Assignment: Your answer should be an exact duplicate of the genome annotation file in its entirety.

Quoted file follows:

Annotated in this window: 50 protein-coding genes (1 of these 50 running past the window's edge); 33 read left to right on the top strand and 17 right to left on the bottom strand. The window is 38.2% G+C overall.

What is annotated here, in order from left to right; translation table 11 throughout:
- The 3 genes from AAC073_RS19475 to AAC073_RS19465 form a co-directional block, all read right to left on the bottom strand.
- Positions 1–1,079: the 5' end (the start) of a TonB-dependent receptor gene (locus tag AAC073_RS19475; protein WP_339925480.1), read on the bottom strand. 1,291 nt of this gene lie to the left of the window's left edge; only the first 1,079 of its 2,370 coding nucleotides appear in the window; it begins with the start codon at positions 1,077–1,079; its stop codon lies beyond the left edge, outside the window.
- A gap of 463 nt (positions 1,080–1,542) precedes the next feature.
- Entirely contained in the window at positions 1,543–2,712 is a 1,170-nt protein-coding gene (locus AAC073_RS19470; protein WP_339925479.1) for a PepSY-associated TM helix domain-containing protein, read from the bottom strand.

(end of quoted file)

Annotated in this window: 50 protein-coding genes (1 of these 50 running past the window's edge); 33 read left to right on the top strand and 17 right to left on the bottom strand. The window is 38.2% G+C overall.

What is annotated here, in order from left to right; translation table 11 throughout:
- The 3 genes from AAC073_RS19475 to AAC073_RS19465 form a co-directional block, all read right to left on the bottom strand.
- Positions 1–1,079: the 5' end (the start) of a TonB-dependent receptor gene (locus tag AAC073_RS19475; protein WP_339925480.1), read on the bottom strand. 1,291 nt of this gene lie to the left of the window's left edge; only the first 1,079 of its 2,370 coding nucleotides appear in the window; it begins with the start codon at positions 1,077–1,079; its stop codon lies beyond the left edge, outside the window.
- A gap of 463 nt (positions 1,080–1,542) precedes the next feature.
- Entirely contained in the window at positions 1,543–2,712 is a 1,170-nt protein-coding gene (locus AAC073_RS19470; protein WP_339925479.1) for a PepSY-associated TM helix domain-containing protein, read from the bottom strand.